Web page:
I can't speak to the problem of being blind, but when I started using
coLinux, it was because I had severe hand pains and could not type.
The best quality voice software is only available for Windows. So in
order to continue to use Linux, I had to be creative. In the end, I
found using programs like emacs running under coLinux and redirected to
Windows worked reasonably well with voice recognition software.
However, by the time I started to figure that out my hands were already
recovering. After treatment and switching to Dvorak, I have been able
to type normally, so I never finished the process of learning emacs speak.
One thing to consider, is you don't really need the Linux system to
speak. If you connect to the Linux system via emacs under windows, then
you will only need to have the Windows version of emacs do screen reading.
If you need help setting up your system, contact me off line. I have
never setup a system this way, but I am willing to help you figure it
out. If we can get something working, we can then post the image to
help anyone else who needs it as well.
alex wallis wrote:
> Hi. Thanks for replying to my message.
> I've looked at the notes, but i'm not sure how do i create the batch file it
> says i need to make? and where should this file be put?
> also what does this step mean?
> "5. Setup your keyboard with "dpkg-reconfigure console-data"
> I no this is a long shot, but is there anyone on this list who is blind? as
> i'm blind and and because of this My first need after trying to get
> everything set up will be to get some kind of screen reader working such as
> linux-speakup or orca.
> I've heard that getting a linux screen reader working in this kind of
> situation can be hard so just wondering has anyone had experience of this?
> ----- Original Message -----
> From: "Henry Nestler" <Henry.Ne@...>
> To: "alex wallis" <alexwallis646@... mail.com>
> Cc: <colinux-users@...>
> Sent: Monday, February 25, 2008 5:31 PM
> Subject: Re: [coLinux-users] newbie trying to get started with colinux
>> alex wallis wrote:
>>> ` My name is Alex. I recently found out about colinux on another
>>> mailing list.
>>> Am I right in thinking that colinux takes up a lot less resources than
>>> running vmware?
>>> I'm writing because I have installed colinux, I have downloaded one of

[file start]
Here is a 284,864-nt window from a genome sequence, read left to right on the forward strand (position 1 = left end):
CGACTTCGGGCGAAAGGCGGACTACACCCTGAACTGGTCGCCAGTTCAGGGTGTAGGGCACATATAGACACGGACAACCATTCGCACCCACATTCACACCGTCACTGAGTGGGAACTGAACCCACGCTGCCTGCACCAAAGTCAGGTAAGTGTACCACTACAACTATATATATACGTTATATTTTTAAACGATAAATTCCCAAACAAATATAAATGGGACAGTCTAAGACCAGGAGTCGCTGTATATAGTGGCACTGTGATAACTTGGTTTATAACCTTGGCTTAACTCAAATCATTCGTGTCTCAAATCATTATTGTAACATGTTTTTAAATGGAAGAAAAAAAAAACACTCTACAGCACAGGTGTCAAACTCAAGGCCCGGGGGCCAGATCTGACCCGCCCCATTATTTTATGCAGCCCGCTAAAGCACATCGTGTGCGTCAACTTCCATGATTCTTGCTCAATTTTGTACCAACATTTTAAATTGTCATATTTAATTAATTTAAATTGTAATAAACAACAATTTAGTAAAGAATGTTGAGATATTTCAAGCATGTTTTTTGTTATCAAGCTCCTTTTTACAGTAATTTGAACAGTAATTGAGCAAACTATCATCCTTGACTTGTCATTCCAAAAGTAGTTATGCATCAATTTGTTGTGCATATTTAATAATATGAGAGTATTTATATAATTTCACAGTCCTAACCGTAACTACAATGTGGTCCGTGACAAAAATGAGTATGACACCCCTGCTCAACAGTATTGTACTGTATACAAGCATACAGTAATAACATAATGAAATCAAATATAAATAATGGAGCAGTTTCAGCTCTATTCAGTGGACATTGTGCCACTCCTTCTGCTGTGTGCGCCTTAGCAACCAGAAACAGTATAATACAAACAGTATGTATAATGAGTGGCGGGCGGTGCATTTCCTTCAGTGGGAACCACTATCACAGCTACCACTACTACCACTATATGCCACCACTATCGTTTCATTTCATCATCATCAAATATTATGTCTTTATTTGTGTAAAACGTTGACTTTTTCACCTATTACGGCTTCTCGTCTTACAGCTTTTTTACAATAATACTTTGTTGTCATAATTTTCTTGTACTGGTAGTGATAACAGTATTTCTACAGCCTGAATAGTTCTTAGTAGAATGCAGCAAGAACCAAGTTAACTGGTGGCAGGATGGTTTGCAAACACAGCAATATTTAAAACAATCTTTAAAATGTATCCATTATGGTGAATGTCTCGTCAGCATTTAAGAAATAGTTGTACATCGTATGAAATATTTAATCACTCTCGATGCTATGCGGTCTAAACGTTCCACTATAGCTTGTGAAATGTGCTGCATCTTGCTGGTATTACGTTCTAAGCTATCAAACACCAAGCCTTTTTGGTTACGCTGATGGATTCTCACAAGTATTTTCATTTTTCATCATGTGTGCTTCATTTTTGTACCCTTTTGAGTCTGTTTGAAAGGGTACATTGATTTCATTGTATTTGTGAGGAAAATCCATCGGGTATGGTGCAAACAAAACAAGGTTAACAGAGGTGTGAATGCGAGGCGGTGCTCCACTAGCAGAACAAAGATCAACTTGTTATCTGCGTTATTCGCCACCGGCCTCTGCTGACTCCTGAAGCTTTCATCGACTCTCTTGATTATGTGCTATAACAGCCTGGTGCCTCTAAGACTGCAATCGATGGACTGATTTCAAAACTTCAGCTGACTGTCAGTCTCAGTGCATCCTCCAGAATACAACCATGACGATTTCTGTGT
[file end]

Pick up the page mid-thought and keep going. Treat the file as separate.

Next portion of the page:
>>> distribution options given in the installer, but now i'm not really sure
>>> where to start with getting everything working.
>>> I have successfully extracted the image that the installer downloaded.
>>> I was also wondering in the ubuntu image I have downloaded is that just a
>>> basic file system? or does it include packages such as orca.
>>> Sorry for all the questions.
>>> I did try to check the wiki but the site seems to be down at the moment.
>> Yust in the moment, the wiki is online.
>> The image files in installer are perhaps a liddle outdated. So, it is
>> very goot, you have downloaded a more recent image from sf.net.
>> If you have downloaded and unpacked the Ubuntu image, than should follow
>> the notes from
>> That contains all you need to run the Ubuntu. In the end you have a
>> minimal Linux system, that is usable to install more packages in same
>> way, as you installed Ubuntu nativly. The packages are not in the
>> filesystem. Ubuntu use an online repository.
>> The difference between VMware and coLinux is mainly, that coLinux does
>> no needs to emulate any hardware, and coLinux is very fair with memory
>> usage. You can run coLinux with 128MB for simple text consoles. And if
>> Linux give free some memory, than coLinux give that free to toe host.
>> Here is one of my fast booted coLinux
>> that is a SuSE9.0 standard installation on a partition, used as dual
>> boot and coLinux. VMware would not good run on this machine (256MB total
>> RAM). More faster boots are Debian 3.0 or latest ArchLinux.
>> Henry N.
> This SF.net email is sponsored by: Microsoft
> Defy all challenges. Microsoft(R) Visual Studio 2008.
> coLinux-users mailing list